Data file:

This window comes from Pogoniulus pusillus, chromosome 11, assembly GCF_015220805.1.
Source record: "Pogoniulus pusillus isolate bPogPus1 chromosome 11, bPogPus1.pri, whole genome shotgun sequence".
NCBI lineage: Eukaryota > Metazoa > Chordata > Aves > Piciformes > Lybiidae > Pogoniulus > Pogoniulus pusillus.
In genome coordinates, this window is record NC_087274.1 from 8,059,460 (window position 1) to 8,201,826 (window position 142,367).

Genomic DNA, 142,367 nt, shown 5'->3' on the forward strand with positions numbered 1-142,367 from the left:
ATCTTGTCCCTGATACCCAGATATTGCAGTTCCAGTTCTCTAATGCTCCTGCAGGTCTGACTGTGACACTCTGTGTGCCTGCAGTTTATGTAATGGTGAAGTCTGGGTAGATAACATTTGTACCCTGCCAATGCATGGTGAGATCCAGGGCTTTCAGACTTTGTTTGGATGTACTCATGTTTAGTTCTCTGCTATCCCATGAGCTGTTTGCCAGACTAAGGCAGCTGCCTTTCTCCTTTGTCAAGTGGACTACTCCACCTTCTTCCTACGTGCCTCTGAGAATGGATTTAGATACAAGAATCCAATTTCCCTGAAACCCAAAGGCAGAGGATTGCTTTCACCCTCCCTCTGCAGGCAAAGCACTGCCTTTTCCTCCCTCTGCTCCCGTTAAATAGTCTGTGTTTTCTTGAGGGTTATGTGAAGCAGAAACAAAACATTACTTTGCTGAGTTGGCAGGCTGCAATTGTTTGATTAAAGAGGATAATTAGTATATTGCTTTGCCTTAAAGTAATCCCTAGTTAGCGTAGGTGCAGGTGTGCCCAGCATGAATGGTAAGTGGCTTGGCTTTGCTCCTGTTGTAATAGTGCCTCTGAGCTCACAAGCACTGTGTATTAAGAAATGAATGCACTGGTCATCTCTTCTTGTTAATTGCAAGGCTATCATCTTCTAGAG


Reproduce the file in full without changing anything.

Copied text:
This window comes from Pogoniulus pusillus, chromosome 11, assembly GCF_015220805.1.
Source record: "Pogoniulus pusillus isolate bPogPus1 chromosome 11, bPogPus1.pri, whole genome shotgun sequence".
NCBI lineage: Eukaryota > Metazoa > Chordata > Aves > Piciformes > Lybiidae > Pogoniulus > Pogoniulus pusillus.
In genome coordinates, this window is record NC_087274.1 from 8,059,460 (window position 1) to 8,201,826 (window position 142,367).

Genomic DNA, 142,367 nt, shown 5'->3' on the forward strand with positions numbered 1-142,367 from the left:
ATCTTGTCCCTGATACCCAGATATTGCAGTTCCAGTTCTCTAATGCTCCTGCAGGTCTGACTGTGACACTCTGTGTGCCTGCAGTTTATGTAATGGTGAAGTCTGGGTAGATAACATTTGTACCCTGCCAATGCATGGTGAGATCCAGGGCTTTCAGACTTTGTTTGGATGTACTCATGTTTAGTTCTCTGCTATCCCATGAGCTGTTTGCCAGACTAAGGCAGCTGCCTTTCTCCTTTGTCAAGTGGACTACTCCACCTTCTTCCTACGTGCCTCTGAGAATGGATTTAGATACAAGAATCCAATTTCCCTGAAACCCAAAGGCAGAGGATTGCTTTCACCCTCCCTCTGCAGGCAAAGCACTGCCTTTTCCTCCCTCTGCTCCCGTTAAATAGTCTGTGTTTTCTTGAGGGTTATGTGAAGCAGAAACAAAACATTACTTTGCTGAGTTGGCAGGCTGCAATTGTTTGATTAAAGAGGATAATTAGTATATTGCTTTGCCTTAAAGTAATCCCTAGTTAGCGTAGGTGCAGGTGTGCCCAGCATGAATGGTAAGTGGCTTGGCTTTGCTCCTGTTGTAATAGTGCCTCTGAGCTCACAAGCACTGTGTATTAAGAAATGAATGCACTGGTCATCTCTTCTTGTTAATTGCAAGGCTATCATCTTCTAGAG